Free Not Free
This installation and series of performances was designed to raise questions about the rampant materialism of our society. Shopping bags from high end luxury stores were filled with an assortment of mundane objects. The sealed bags were arranged on the walls of the Center for Digital Arts in Peekskill, creating a colorful and perhaps, puzzling, installation, which remained on view for more than six weeks.
During this time, I presented weekly, one-on-one, face-to-face, interactive performances at the Center. Each time, I invited people to select a bag from the installation. After conversing with me about his or her motivation for choosing a particular bag, the participant was invited to take the bag and its contents — for free!
Ultimately, I was surprised and touched by my encounters and conversations. I had anticipated that most people would select a bag on the basis of the strength of the advertising campaigns of a given company or corporation. While this was true in several cases, the majority of the participants had very personal — often, touching — reasons for their choice of bags.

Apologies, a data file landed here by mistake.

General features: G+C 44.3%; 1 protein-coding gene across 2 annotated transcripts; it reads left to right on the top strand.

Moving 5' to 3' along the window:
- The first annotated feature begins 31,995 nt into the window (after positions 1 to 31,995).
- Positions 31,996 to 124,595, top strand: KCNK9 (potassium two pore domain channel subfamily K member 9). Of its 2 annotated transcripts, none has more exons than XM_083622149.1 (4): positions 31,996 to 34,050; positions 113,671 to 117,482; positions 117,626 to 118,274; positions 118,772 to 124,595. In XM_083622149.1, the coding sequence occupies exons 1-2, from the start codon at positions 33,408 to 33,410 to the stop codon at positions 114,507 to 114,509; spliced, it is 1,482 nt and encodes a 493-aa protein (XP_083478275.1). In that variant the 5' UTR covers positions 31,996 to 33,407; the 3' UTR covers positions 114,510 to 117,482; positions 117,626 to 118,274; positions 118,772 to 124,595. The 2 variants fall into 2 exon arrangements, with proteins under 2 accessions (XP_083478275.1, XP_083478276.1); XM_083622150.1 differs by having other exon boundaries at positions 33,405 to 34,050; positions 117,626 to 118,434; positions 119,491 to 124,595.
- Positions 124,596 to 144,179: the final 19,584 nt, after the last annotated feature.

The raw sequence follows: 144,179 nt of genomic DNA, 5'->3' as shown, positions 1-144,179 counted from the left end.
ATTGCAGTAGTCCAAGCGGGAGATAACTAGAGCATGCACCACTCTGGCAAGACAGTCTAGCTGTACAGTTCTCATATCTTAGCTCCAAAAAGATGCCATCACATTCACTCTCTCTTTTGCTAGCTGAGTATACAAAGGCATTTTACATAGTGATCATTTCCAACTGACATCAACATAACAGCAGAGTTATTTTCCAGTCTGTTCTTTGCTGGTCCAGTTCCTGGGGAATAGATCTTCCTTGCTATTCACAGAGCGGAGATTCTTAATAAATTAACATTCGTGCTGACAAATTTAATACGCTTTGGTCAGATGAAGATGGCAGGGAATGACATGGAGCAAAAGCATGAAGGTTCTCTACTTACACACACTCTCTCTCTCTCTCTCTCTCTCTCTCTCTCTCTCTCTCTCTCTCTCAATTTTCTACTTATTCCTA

I did find, however, that many people were motivated to participate by the anticipation of a free gift! As word spread about the nature of my performances, there were more and more people anxious to acquire something — even though they had no way of knowing what they would find in their selected bags. Hence, the acquisitive nature of people in our society was manifest.
This project was also presented as a one-day-only event at the Hudson Valley Center for Contemporary Art. In that venue, the bags were placed on dozens and dozens of chairs, which filled a room in the museum. The interactive procedure was the same, and the results were similar to those obtained at the Center for Digital Arts.